The concept – called hoUSe – represents an alternative to mass house-building schemes in terms of design and delivery.
The dwellings are traditional terraced but, thanks to an innovative design template from Urban Splash and its award-winning architect shedkm, customers can choose their layout – a 1,000 sq ft two storey hoUSe or 1,500 sq ft three storey version.
Customers then decide whether they choose open plan or traditional designs, loft or garden living layouts – determining whether their living space is on the ground or top floor, as well as specifying anything from one to five bedrooms.
The first hoUSes are on a waterfront site at New Islington and are 10m long and 5m wide. Grey exteriors are broken up by thick-banded black window bays that offer occupants views out over Manchester, while also allowing an abundance of sunlight to enter the rooms. With a striking modern design, featuring familiar pitch roof motifs, the hoUSe has proved incredibly popular and all 43 homes in the current phase have sold out pre-launch.
This approach to upside down living was pioneered by shedkm and Urban Splash at award-winning Chimney Pot Park.
Urban Splash chairman Tom Bloxham MBE said: “We noticed that within UK cities there is a real lack of diversity in terms of new residential stock and our traditional customers – those who had bought and enjoyed Urban Splash flats – would ultimately get older, richer and end up moving to Victorian and Georgian terraces in the suburbs.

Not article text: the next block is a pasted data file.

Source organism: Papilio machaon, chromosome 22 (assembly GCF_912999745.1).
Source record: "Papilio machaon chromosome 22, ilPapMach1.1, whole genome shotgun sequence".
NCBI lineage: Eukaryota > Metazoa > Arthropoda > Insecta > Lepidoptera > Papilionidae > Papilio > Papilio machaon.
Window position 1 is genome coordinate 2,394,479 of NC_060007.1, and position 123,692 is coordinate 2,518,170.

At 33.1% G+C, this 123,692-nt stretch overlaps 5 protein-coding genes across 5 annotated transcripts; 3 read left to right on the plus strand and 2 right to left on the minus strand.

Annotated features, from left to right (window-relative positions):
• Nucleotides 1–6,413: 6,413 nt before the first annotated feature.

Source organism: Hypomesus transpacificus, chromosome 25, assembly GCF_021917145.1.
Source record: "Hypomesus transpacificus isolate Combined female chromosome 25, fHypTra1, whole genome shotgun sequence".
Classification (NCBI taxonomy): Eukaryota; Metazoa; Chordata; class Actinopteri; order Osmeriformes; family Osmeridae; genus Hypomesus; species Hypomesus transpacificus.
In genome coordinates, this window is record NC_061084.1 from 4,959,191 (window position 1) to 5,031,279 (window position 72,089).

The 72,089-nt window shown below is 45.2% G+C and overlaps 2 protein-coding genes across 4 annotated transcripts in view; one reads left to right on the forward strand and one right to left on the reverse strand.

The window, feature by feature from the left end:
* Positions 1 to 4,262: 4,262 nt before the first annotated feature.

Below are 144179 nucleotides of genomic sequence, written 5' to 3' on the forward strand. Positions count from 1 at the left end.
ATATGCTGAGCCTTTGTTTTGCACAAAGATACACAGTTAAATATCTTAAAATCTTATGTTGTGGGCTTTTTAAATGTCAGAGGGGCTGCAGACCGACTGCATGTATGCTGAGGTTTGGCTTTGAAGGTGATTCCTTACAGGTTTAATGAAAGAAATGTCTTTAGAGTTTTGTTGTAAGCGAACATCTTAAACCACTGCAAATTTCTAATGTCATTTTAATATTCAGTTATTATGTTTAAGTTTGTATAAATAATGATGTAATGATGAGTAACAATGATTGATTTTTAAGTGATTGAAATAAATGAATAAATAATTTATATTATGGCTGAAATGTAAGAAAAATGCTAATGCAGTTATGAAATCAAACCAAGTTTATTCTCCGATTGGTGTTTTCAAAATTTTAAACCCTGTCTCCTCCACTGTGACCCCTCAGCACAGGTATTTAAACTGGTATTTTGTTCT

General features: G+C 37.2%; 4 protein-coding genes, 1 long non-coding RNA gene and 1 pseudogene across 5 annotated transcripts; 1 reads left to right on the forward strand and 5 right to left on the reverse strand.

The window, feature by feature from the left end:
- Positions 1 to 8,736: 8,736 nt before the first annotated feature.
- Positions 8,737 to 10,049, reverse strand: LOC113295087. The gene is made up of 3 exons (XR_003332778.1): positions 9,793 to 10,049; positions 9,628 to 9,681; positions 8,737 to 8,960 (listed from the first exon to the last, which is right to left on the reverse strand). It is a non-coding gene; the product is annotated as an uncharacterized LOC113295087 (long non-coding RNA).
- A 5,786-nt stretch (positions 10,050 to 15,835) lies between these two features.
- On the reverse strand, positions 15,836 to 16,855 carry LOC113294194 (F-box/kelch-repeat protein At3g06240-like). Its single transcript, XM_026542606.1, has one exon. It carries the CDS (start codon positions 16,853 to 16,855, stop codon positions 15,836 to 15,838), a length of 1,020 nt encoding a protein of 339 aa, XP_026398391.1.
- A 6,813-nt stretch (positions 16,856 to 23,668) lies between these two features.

“hoUSe is our way of offering them something in the city. It’s a really exciting prospect and I am as excited by this as I was by our first lofts over 20 years ago. At prices less per square foot than city centre flats, lower maintenance costs than old Victorian houses or blocks of flats, big floorplates, high ceilings and huge windows they have already been well received and I’m certain will be a big part of Urban Splash’s future.”
Each hoUSe is made of volumetric timber pods that are delivered to site and assembled with a minimum disruption to neighbours. The benefits of building homes in this manner is that all standards and tolerances can be monitored in a modern, factory-controlled environment, meaning the houses are warm and incredibly energy efficient, as well as flexible to plan and adapt.
It’s a new construction method which Tom hopes will reignite a passion amongst buyers for new build: “We were surprised to find that when looking to move, 64% of the population don’t even consider new build – a statistic which seems strange and in contrast to our inclination to buy new when it comes to cars and technology. This new approach will hopefully give design-conscious buyers something to consider in the new build market.”
Ian Killick, director at shedkm, said: “We’re delighted to see the first phase of the hoUSe project completed at New Islington. This concept has been a long time in the making and we believe that it is a game-changer to tackle the current housing shortage this country is facing. They also happen to be homes that people are proud to live in.”